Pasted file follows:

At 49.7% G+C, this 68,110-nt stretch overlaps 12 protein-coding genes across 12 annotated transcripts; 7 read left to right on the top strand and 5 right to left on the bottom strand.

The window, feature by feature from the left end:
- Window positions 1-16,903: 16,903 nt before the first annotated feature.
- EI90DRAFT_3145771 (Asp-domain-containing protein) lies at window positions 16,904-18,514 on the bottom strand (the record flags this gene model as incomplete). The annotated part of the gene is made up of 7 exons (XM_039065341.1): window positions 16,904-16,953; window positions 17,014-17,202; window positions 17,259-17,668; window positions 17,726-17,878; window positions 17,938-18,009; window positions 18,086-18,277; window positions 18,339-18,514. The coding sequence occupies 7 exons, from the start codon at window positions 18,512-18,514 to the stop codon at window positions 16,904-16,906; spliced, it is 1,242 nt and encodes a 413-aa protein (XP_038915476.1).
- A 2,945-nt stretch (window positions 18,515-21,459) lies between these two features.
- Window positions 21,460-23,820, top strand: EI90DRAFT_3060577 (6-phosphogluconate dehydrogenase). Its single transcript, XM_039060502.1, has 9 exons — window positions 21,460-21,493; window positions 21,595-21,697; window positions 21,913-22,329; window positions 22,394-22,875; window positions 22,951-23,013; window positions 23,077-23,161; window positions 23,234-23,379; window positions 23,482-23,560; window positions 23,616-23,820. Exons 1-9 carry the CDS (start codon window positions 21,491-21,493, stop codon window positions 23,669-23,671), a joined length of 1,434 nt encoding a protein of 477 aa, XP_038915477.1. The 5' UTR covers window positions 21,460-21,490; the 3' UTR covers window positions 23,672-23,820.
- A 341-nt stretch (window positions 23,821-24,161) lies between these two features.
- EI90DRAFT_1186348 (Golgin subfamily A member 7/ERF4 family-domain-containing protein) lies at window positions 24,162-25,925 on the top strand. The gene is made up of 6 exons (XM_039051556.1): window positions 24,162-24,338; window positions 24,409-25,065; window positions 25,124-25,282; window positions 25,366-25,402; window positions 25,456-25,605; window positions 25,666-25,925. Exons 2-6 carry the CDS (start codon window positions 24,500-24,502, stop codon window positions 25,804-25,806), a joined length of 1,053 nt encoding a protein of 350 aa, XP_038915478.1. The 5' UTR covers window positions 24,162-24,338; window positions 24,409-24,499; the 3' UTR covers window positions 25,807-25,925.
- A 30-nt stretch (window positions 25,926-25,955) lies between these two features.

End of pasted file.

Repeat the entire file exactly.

At 49.7% G+C, this 68,110-nt stretch overlaps 12 protein-coding genes across 12 annotated transcripts; 7 read left to right on the top strand and 5 right to left on the bottom strand.

The window, feature by feature from the left end:
- Window positions 1-16,903: 16,903 nt before the first annotated feature.
- EI90DRAFT_3145771 (Asp-domain-containing protein) lies at window positions 16,904-18,514 on the bottom strand (the record flags this gene model as incomplete). The annotated part of the gene is made up of 7 exons (XM_039065341.1): window positions 16,904-16,953; window positions 17,014-17,202; window positions 17,259-17,668; window positions 17,726-17,878; window positions 17,938-18,009; window positions 18,086-18,277; window positions 18,339-18,514. The coding sequence occupies 7 exons, from the start codon at window positions 18,512-18,514 to the stop codon at window positions 16,904-16,906; spliced, it is 1,242 nt and encodes a 413-aa protein (XP_038915476.1).
- A 2,945-nt stretch (window positions 18,515-21,459) lies between these two features.
- Window positions 21,460-23,820, top strand: EI90DRAFT_3060577 (6-phosphogluconate dehydrogenase). Its single transcript, XM_039060502.1, has 9 exons — window positions 21,460-21,493; window positions 21,595-21,697; window positions 21,913-22,329; window positions 22,394-22,875; window positions 22,951-23,013; window positions 23,077-23,161; window positions 23,234-23,379; window positions 23,482-23,560; window positions 23,616-23,820. Exons 1-9 carry the CDS (start codon window positions 21,491-21,493, stop codon window positions 23,669-23,671), a joined length of 1,434 nt encoding a protein of 477 aa, XP_038915477.1. The 5' UTR covers window positions 21,460-21,490; the 3' UTR covers window positions 23,672-23,820.
- A 341-nt stretch (window positions 23,821-24,161) lies between these two features.
- EI90DRAFT_1186348 (Golgin subfamily A member 7/ERF4 family-domain-containing protein) lies at window positions 24,162-25,925 on the top strand. The gene is made up of 6 exons (XM_039051556.1): window positions 24,162-24,338; window positions 24,409-25,065; window positions 25,124-25,282; window positions 25,366-25,402; window positions 25,456-25,605; window positions 25,666-25,925. Exons 2-6 carry the CDS (start codon window positions 24,500-24,502, stop codon window positions 25,804-25,806), a joined length of 1,053 nt encoding a protein of 350 aa, XP_038915478.1. The 5' UTR covers window positions 24,162-24,338; window positions 24,409-24,499; the 3' UTR covers window positions 25,807-25,925.
- A 30-nt stretch (window positions 25,926-25,955) lies between these two features.